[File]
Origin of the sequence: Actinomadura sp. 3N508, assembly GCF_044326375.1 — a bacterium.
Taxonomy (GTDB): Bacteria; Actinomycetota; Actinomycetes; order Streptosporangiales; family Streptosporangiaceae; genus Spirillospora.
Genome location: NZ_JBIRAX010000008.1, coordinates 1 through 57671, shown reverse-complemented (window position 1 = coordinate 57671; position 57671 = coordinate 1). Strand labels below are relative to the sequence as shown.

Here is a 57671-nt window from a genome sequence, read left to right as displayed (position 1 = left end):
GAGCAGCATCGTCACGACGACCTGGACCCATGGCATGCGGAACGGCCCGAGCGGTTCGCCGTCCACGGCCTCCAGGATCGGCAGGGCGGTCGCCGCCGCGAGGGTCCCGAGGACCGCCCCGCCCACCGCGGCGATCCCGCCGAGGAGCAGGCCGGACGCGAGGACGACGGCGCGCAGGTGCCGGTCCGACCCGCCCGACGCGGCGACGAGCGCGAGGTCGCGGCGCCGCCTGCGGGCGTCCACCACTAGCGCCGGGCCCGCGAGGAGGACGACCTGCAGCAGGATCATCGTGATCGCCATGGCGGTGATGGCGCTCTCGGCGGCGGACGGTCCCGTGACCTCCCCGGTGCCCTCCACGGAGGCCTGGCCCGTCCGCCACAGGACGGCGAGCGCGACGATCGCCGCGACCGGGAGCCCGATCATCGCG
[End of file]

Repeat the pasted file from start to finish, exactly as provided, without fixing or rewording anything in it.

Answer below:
Origin of the sequence: Actinomadura sp. 3N508, assembly GCF_044326375.1 — a bacterium.
Taxonomy (GTDB): Bacteria; Actinomycetota; Actinomycetes; order Streptosporangiales; family Streptosporangiaceae; genus Spirillospora.
Genome location: NZ_JBIRAX010000008.1, coordinates 1 through 57671, shown reverse-complemented (window position 1 = coordinate 57671; position 57671 = coordinate 1). Strand labels below are relative to the sequence as shown.

Here is a 57671-nt window from a genome sequence, read left to right as displayed (position 1 = left end):
GAGCAGCATCGTCACGACGACCTGGACCCATGGCATGCGGAACGGCCCGAGCGGTTCGCCGTCCACGGCCTCCAGGATCGGCAGGGCGGTCGCCGCCGCGAGGGTCCCGAGGACCGCCCCGCCCACCGCGGCGATCCCGCCGAGGAGCAGGCCGGACGCGAGGACGACGGCGCGCAGGTGCCGGTCCGACCCGCCCGACGCGGCGACGAGCGCGAGGTCGCGGCGCCGCCTGCGGGCGTCCACCACTAGCGCCGGGCCCGCGAGGAGGACGACCTGCAGCAGGATCATCGTGATCGCCATGGCGGTGATGGCGCTCTCGGCGGCGGACGGTCCCGTGACCTCCCCGGTGCCCTCCACGGAGGCCTGGCCCGTCCGCCACAGGACGGCGAGCGCGACGATCGCCGCGACCGGGAGCCCGATCATCGCG